Wales’ biggest ever festive lights trail, Christmas at Bute Park, has joined forces with a host of home-grown creatives to make sure its 2022 event shines brighter than ever.
Visitors will wander this year’s trail to surround-sound audio created by local young composers, marvel at a host of illuminations made by locally-based lighting designers and makers, and benefit from the very best in Welsh creativity thanks to partnerships forged through the Ignite Cymru scheme.
Ignite Cymru is an initiative run by Christmas at Bute Park, with the support of Arts Council of Wales and the Welsh Major Event Unit, to develop skills among local creatives. This has enabled Christmas at Bute Park to work with more than a dozen Wales-based creatives to contribute to the visual and audio elements of this year’s Christmas lights trail.
Students from the Royal Welsh College of Music and Drama have been working on specially composed music for the trail, with feedback on their work from BAFTA Award winning composer, Sandy Nuttgens. An award-winning music creator and multi-instrumentalist for film, television and theatre, Sandy’s live work includes major touring productions, Tate Liverpool, the Olympic Torch ceremonies – and now Christmas at Bute Park too.
Students Millie Andrews, Darcy Cole and Jonathan Daglish have created bespoke audio and produced festively apt music that will be played to visitors during their visit to Christmas at Bute Park.
Millie said: “Collaborating on this project has been incredibly exciting, as we have been bringing together the wide variety of our compositional approaches and experiences throughout the development of our piece.”
“We feel privileged to be representing the Royal Welsh College of Music and Drama composition department. We are grateful for the opportunity to compose for the event and wish to thank Sandy for the feedback on our piece,” Jonathan added.
Meanwhile, Llangollen-based visual artist Jessica Lloyd-Jones will see her home-grown creation light up the nation’s capital city this winter too. Her work will combine light with hundreds of translucent ribbons to create one of the 12 main attractions drawing in visitors to Christmas at Bute Park this year, and is called ‘Spectral Cloud’.
Jessica said: “It’s been such an exciting opportunity to design and make a new, large-scale outdoor art installation. The resulting piece has over 3,500 LEDs and 2,000 holographic ribbons, and I hope it will have a life afterwards, beyond Bute Park, so that it can be seen at other light festivals across the country over the next few years.”
Trainees at Pontypridd-based Citrus Arts have also been paired with expert lantern makers to create giant-sized versions of the lights for inclusion on the trail, and Wales-based lighting designer Elanor Higgins has been commissioned to light the wall of Cardiff Castle that sits inside the event area through the Ignite Cymru scheme too.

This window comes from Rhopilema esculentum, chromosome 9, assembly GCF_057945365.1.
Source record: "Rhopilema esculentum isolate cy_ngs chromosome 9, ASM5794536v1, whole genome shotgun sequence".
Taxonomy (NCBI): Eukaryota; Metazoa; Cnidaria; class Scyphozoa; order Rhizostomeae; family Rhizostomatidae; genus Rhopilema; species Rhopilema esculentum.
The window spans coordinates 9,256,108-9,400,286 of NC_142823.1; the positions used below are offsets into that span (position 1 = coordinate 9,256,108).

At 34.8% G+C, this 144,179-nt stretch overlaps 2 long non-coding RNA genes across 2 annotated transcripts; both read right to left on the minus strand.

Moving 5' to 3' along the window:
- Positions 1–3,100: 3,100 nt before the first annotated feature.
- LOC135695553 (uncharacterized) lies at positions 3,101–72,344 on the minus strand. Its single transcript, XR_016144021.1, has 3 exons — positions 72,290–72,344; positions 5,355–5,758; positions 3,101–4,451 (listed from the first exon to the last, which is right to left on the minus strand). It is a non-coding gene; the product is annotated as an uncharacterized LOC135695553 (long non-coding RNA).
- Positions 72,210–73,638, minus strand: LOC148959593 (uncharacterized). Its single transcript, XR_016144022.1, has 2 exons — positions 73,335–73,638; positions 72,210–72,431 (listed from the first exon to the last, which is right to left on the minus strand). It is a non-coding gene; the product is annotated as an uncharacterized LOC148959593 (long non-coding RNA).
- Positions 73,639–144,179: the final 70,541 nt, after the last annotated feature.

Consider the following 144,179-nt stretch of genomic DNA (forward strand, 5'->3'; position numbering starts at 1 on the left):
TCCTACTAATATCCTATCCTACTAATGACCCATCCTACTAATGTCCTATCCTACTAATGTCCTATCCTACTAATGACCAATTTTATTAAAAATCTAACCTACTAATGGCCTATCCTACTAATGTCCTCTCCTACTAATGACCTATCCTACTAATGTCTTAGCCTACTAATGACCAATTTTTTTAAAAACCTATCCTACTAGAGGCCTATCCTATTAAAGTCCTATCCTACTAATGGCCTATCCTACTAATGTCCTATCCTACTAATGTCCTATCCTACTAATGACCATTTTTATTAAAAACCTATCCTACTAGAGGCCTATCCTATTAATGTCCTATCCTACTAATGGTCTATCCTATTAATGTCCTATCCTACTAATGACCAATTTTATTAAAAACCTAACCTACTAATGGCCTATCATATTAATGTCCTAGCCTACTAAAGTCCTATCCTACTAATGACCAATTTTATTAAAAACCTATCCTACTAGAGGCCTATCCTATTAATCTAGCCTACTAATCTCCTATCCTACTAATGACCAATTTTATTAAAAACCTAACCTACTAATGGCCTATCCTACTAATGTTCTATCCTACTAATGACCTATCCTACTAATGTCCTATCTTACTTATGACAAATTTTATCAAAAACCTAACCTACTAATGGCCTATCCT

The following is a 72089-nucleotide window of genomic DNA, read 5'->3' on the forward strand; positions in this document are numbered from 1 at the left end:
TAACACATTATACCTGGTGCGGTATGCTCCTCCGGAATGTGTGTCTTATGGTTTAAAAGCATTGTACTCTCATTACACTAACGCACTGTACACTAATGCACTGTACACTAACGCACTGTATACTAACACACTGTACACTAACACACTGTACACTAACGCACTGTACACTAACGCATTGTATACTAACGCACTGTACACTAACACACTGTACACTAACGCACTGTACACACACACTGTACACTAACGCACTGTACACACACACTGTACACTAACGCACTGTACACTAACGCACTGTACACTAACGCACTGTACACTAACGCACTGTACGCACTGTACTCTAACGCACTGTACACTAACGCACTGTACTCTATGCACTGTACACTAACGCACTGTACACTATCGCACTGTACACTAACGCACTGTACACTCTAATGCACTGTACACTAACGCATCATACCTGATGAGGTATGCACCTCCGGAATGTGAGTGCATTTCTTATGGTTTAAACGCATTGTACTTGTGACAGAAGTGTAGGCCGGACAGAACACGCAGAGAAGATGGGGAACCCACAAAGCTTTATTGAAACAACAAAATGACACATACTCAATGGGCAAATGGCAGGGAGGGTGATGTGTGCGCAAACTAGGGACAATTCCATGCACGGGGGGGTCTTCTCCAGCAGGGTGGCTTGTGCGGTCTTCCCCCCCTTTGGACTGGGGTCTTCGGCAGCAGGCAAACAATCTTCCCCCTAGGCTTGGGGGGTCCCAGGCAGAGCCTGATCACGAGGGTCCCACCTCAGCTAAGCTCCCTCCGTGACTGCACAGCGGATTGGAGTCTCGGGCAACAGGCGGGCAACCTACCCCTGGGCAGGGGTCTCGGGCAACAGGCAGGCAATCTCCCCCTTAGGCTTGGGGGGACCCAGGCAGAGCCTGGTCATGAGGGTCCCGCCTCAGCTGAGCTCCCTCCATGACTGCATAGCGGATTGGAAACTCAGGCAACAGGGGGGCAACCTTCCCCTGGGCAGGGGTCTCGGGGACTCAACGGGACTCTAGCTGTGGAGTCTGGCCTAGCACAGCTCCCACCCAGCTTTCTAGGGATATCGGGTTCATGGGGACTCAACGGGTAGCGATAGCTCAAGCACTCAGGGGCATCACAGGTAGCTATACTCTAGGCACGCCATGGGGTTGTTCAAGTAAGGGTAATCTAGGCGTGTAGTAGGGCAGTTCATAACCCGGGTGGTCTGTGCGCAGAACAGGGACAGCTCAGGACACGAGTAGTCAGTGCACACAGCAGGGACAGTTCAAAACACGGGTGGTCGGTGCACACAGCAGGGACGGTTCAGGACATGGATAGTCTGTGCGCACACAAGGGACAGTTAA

James Doyle Roberts, Artistic Director at Citrus Arts, said Christmas at Bute Park was a great opportunity for young industry trainees the arts-based charity supports to develop their skills and ambition, learn new techniques and share their work with a much wider audience, commenting: “It’s been a great journey for our Artworkers, who have drawn sketches, visited metal-welding workshops, learnt the practicalities of lighting the lanterns, and are now preparing to install them, all whilst working alongside experienced professionals.”
Dafydd Rhys, Chief Executive of Arts Council of Wales, said: “I look forward very much to exploring this exciting creation during the coming weeks and I’m delighted at the emphasis placed by the project on developing and training creative practitioners. It is vitally important that we encourage young and not so young people to follow their creative instincts and develop their creative and artistic skills.”
“We want the arts and creative sectors to continue to flourish and contribute to the health and wellbeing of us individually, but also our wellbeing as a society and as a nation. Our mission in the Arts Council is for the arts to be for the benefit of all and we hope that this project will benefit many thousands of people.”
Its work with Ignite Cymru is just one of the many ways Christmas at Bute Park has been working to deepen its support for local communities across the region after dates were confirmed with Cardiff Council for the event to stay in the city for at least another three years.
This year, the event is providing complimentary tickets to at least 30 charitable groups, working closely with AP Cymru and Cardiff City Hospice as its key charity partners, and raising money for Bute Park Projects, which last year funded new percussion and play equipment now permanently installed in the grounds.
Roxy Robinson, Creative Director at From The Fields, which produces the trail, said: “Our work with Wales based creatives through the Ignite Cymru scheme is another of the many ways we are building on our work with local businesses and communities in 2022 to bring about a magical experience from start to finish, for everyone.”
“We’re really grateful to Arts Council of Wales and the Major Event Unit for helping us to engage such great talent locally. We’ve been able to expand our network of producers to include a fantastic local cohort, who have helped us to deliver a completely unique trail with impressive contributions across composition, installation art and lighting design.”
From November 24th, Bute Park will be taken over by a stunning array of festive lasers, neon trees and flame-lit light installations that will remain open to visitors until January 1st. The 1.4km route is fully accessible to those with wheelchairs and prams, and aims to offer an inclusive celebration of Christmas for all the family.